Letter to the Editor: What’s going on? (Or are you as confused as I am?)

To the Editor:

Yes, this is another rant on the affordable housing fiasco in the OBX, with slight detours to the drive thru Starbucks conjured by developers on the right side of Jockey’s Ridge (oceanside). I’m no major researcher or connected to many local wires, but I do receive and enjoy reading The Coastland Times and I receive most local updates from this still paper publication. But I got confused by the comments made in the CT and in the competitor down the beach a ways (Va. Pilot) from comments quoted in both regarding these topics.

In the CT article “Housing is a big issue …,” the close-to-opening line was confusing. It states “Drawing multiple rounds of applause was the demand to sever ties with Coastal Affordable Housing LLC and send the $35 million back to the State of North Carolina.” Hmmmmm, I thought getting 35 million from the state was a blessing but turns out it’s become something like blood money because this guy (last name is a good cognac) allegedly weighted the odds by plotting to stack the legislature’s deck with a proposal that ended up “stripping Dare’s municipalities of powers to regulate affordable housing projects,” says Ms. Michelle Hall. “Send the funds back to the state …,” she goes further to affirm.

So Mr. “last name a good cognac” is supposedly controlling some of the back parlor games that go on up the counties all the way to RDU and somehow helped spawn the “shot gun wedding” and “bad agreement baby” … that’s “a disaster. It’s time for a Divorce.” (Aida Havel, Salvo). So we give the money back because all this ill will got generated, nefarious deeds allegedly took place, duplicity was rampant. And it’s just a bad blend of overwrought politicians and crafty business owners and a stunned public who think the 35 million tainted, and now want to “Send it back …”??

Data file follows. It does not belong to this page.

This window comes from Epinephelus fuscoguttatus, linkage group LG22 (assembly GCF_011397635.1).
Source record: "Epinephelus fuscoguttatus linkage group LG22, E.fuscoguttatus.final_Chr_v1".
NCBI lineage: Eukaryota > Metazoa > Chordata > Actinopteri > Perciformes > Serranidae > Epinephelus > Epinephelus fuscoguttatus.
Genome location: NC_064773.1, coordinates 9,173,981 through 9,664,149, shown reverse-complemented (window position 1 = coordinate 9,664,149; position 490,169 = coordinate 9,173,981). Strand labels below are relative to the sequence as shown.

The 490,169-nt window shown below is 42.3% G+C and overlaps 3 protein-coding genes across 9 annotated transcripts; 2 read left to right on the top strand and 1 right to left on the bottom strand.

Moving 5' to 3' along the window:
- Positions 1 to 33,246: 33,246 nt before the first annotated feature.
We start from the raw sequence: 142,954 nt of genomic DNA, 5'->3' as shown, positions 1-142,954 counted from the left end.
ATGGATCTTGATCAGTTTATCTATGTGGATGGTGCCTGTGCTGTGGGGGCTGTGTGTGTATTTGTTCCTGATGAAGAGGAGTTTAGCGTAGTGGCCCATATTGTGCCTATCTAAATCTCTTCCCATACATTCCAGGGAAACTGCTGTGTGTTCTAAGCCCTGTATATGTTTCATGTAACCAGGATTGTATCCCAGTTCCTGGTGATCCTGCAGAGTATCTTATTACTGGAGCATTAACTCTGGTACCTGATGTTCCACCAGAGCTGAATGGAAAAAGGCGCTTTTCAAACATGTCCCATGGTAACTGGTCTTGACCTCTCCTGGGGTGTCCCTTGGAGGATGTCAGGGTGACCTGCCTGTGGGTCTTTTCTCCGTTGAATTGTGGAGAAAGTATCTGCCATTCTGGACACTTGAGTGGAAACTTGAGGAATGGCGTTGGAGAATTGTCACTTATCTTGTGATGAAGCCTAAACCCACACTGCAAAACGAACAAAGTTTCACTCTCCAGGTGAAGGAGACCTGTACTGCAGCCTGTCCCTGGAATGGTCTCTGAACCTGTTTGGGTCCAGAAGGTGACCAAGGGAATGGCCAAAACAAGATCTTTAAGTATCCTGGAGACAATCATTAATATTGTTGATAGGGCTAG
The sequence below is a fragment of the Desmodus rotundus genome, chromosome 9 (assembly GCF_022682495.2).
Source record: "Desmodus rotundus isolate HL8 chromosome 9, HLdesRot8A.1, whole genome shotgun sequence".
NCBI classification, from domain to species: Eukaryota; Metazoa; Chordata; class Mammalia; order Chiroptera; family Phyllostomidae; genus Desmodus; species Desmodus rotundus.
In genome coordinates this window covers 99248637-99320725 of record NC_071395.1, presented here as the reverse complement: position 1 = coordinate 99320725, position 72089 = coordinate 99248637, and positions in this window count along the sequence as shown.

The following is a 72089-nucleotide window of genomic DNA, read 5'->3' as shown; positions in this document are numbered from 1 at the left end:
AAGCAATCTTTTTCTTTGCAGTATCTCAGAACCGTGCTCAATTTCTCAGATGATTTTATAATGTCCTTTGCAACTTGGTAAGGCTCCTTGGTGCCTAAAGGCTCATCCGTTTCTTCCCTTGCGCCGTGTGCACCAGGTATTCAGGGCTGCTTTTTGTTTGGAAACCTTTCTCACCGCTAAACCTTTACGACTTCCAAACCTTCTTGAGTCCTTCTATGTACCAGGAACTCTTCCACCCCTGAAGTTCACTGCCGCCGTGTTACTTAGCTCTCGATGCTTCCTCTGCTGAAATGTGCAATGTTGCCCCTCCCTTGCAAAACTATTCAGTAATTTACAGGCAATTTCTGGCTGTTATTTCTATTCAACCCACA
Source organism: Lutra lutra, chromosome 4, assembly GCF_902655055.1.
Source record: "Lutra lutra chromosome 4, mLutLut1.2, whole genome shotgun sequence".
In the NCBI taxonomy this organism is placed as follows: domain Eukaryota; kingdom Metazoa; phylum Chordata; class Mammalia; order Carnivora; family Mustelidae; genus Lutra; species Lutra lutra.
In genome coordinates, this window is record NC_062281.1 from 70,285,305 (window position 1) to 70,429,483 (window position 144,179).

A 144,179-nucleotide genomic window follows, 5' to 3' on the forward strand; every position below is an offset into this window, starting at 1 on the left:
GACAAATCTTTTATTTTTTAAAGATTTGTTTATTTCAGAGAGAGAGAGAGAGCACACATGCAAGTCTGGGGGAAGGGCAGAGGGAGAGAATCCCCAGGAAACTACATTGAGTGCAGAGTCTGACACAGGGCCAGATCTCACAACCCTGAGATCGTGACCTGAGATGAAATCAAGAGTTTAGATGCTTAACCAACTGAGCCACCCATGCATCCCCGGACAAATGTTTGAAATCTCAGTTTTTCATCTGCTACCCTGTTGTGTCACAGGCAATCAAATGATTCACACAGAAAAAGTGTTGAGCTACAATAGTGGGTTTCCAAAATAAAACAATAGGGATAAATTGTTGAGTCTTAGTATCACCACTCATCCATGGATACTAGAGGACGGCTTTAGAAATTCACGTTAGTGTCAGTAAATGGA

But let’s cruise on over to the forming idea for a new drive thru Starbucks off Jockey’s Ridge. You want your usual latte? This little detour is as crazy as it gets, and while copious, well written and inclusive, Corinne Saunders’ Virginian Pilot article is filled with the perplexing inconsistencies of this “New Rules” project now said to be needed regarding Jockey’s Ridge. A quick read of Ms. Saunders’ article explained that Jockey’s Ridge was originally ruled an “area of environmental concern, or AEC …” which had a bunch of protective laws connected to it, and then something happened that allowed another state appointed body to “return the rules.” The new Rules Review Commission “(struck) 30 of the protective rules …,” not sure why? This caused the original committee (the Coastal Resources Commission) to provide new temporary rules which were again struck down and now Jockey’s Ridge is in a limbo protected state until new permanent rules are decided by the “Rules Review Commission.” New rules are forming but not ready, a waiting period is in effect, etc. Confused? Me too.